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Posted by JP Gownder on June 19, 2014
Since the original release of Windows 8 on October 26, 2012, the operating system has benefitted from two major updates — Windows 8.1 (in October, 2013) and the Update to Windows 8.1 (in April, 2014). With these updates, Microsoft sought to address a variety of user concerns and feedback, including some major revisions to the user interface. In the latest update, Microsoft has introduced some useful new features like the ability to right-click from the Start Screen:
We've just released a new report assessing the status of the Update to Windows 8.1 and what it means for enterprises. Whoa — hold on, you might say: Isn't Windows 7 the enterprise standard now? Does Windows 8.1 matter to the enterprise at all?
Indeed, Windows 7 remains the enterprise standard; most enterprises have only recently weaned themselves fully off of XP. But Windows 8.1 does matter in the enterprise, for several reasons:
In most cases, enterprises with an interest in Windows 8.1 devices are running hybrid environments — adding Windows 8.1 tablets (for example) into a largely Windows 7 environment. This is best accomplished using System Center 2012 R2; prior editions don't offer full deployment capabilities, making them onerous for I&O personnel to manage.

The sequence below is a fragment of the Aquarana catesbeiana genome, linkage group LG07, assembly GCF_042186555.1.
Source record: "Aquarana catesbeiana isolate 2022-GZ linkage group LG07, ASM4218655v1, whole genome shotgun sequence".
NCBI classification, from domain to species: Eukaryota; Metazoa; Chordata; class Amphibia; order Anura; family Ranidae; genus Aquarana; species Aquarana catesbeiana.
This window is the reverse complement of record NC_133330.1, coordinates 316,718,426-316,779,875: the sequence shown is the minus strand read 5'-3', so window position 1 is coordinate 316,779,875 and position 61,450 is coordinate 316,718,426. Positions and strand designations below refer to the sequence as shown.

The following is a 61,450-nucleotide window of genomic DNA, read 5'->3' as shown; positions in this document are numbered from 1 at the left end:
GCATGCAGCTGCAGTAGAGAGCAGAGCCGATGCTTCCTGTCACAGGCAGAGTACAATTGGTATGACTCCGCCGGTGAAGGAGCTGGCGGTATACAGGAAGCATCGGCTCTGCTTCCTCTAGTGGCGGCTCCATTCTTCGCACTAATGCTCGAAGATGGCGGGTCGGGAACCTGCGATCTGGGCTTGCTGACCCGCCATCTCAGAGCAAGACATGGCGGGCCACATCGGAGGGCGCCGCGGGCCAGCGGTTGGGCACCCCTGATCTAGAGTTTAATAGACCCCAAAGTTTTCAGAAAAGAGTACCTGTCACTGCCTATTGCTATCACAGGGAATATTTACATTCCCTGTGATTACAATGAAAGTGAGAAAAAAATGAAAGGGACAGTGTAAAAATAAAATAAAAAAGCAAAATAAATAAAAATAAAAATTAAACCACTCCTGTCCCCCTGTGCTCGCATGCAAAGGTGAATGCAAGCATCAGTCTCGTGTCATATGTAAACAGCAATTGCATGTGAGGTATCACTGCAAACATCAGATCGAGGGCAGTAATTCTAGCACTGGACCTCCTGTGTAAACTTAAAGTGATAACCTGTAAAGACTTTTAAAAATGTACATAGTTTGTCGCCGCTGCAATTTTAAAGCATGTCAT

In the report, I offer an overall assessment of where Windows 8.1 stands today and whether you and your organization should be considering adopting some of these devices. I find that, overall, Windows 8.1 with its recent update makes the best case yet for enterprise adoption. I invite you to read and download the full report here.
J. P. Gownder is a vice president and principal analyst at Forrester Research serving Infrastructure & Operations Professionals. Follow him on Twitter at @jgownder
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